Apples and Oranges, Onus Added

U.S. Army Gen. David H. Petraeus, the commande...

Image via Wikipedia

There was a nice tribute to outgoing General Petraeus in the Joplin Globe this morning. The editors extended him a well-deserved “atta-boy” as he leaves Afghanistan to assume duties as CIA chief. There’s no question that he is a tough, determined and dedicated professional who succeeded in setting “a standard for wartime command in the modern era”, in the words of JCS Chief Admiral Mullen.

But the editorial then went too far, in my opinion, when it said,

Beginning with the surge in Iraq, a strategy of engagement with the people of Iraq as well as the enemies in that country, Petraeus established a level of success (emphasis added) seen only by Gen. Colin Powell in the first Gulf war, with his use of the Powell Doctrine.

Why too far? The answer, I submit, is in Admiral Mullen’s inference that warfare in “the

Demolished vehicles line Highway 80, also know...

Highway of Death, Iraq War, via Wikipedia

modern era” is different now from what it used to be. When General Powell engineered success in the first Gulf War, that was a classic battle of opposing armies, one with limited objectives. We didn’t capture the enemy’s country and there was no onus to manage Iraq’s internal economic and political aftermath.  It is easy to tell when an army has been defeated – think “highway of death”.

But Petraeus’ achievements are different from Powell’s. He fought insurgencies, not armies, and his achievements were in managing the economic and political aftermath in Iraq and in dealing with the devilishly difficult internal affairs of Afghanistan. So to compare Petraeus’ “success” with that of Powell is, to me, comparing apples to oranges. While achievements were military in nature, they are different aspects of military operations. I submit that this is the distinction Mullen was pointing out.

And then there is the question of the lauded “success” of Petraeus. The editors didn’t define that, and even if they had wanted to, I doubt there would have been room. What does “success” look like in Afghanistan? If that’s what we have now, it sure isn’t pretty.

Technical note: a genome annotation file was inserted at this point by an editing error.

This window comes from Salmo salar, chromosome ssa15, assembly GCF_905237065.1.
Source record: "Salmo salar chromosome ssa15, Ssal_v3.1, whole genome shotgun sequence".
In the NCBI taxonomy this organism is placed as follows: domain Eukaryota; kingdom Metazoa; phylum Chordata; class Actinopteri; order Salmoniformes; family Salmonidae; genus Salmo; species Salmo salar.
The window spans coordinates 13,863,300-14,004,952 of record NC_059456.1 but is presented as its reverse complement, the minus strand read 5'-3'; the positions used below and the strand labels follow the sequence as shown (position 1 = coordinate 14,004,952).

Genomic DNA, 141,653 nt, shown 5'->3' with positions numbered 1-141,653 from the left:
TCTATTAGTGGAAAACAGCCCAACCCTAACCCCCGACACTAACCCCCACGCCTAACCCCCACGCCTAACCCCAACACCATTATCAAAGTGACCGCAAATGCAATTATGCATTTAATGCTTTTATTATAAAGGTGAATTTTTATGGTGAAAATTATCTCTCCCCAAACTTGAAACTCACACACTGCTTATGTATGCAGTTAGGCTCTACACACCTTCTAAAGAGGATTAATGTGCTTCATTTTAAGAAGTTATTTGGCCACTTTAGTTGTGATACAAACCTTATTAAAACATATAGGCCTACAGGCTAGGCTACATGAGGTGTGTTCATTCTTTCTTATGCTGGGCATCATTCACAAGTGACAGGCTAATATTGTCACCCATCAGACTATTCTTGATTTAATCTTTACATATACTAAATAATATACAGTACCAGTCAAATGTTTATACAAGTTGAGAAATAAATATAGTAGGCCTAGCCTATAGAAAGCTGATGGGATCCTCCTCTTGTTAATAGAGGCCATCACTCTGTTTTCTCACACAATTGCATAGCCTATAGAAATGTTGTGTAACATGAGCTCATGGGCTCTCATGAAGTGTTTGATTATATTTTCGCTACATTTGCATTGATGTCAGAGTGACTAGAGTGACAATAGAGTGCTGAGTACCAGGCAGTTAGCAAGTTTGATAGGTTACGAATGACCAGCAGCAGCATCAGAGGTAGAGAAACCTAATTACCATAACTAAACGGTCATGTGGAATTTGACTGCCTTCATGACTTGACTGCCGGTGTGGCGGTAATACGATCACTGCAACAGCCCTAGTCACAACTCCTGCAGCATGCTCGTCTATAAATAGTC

I wish to take nothing from Petraeus. As the editors said, he did an outstanding job with the resources he was given, quite possibly better than anyone else could have done. But it is misleading to compare apples to oranges because warfare in the future is more likely to be the Petraeus’ kind and not the Powell kind. The body politic and the Congress need to be aware of that.

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About Jim Wheeler

U. S. Naval Academy, BS, Engineering, 1959; Naval line officer and submariner, 1959 -1981, Commander, USN; The George Washington U., MSA, Management Eng.; Aerospace Engineer, 1981-1999; Resident Gadfly, 1999 - present. Political affiliation: Independent, tending progressive as the GOP recedes from its Eisenhower roots.
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5 Responses to Apples and Oranges, Onus Added

  1. johncerickson says:

    Right on the money, sir! What General Petraeus had to face is the infamous asymmetric warfare, facing an enemy that looks like the surrounding population using irregular forces and what many would call “terrorist” tactics against our heavily armed but “less-than-nimble” forces, in the midst of (as you indicate) political machinations (and if that sounds like a description of Vietnam, the resemblance is PURELY intentional). While General Powell’s accomplishments are very laudable, I don’t see quite the same high level of challenge that Gen. Petraeus has faced. I don’t think we’ll be able to apply the label of “success” for several years, but he certainly did quite a lot in VERY unfavourable circumstances. And frankly put, the first Gulf War was a fluke – an anachronistic throwback to regular forces and fixed “lines”. I doubt we will see that type of war anytime soon, if at all.
    By the by, speaking of things military, throw a salute to the brave men of Germany who attempted to overthrow Hitler in the famous “Operation Valkyrie” 67 years ago. Always an interesting “what if” point in WW2 history – and an event that went ignored, especially in Germany (both before and after reunification) for far too many years.

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    • Jim Wheeler says:

      Yes, that was my point too, John, that the chances of seeing another demonstration of army-to-army victory, complete with shock and awe, are greatly diminished. More likely, future “war” will look like underwear bombers, crashing trains, Predator missiles, remote robotic devices, and making nice with semi-civilized tribal leaders. George Patton sure wouldn’t like it, and for that matter I don’t know anyone who does. The world has indeed changed.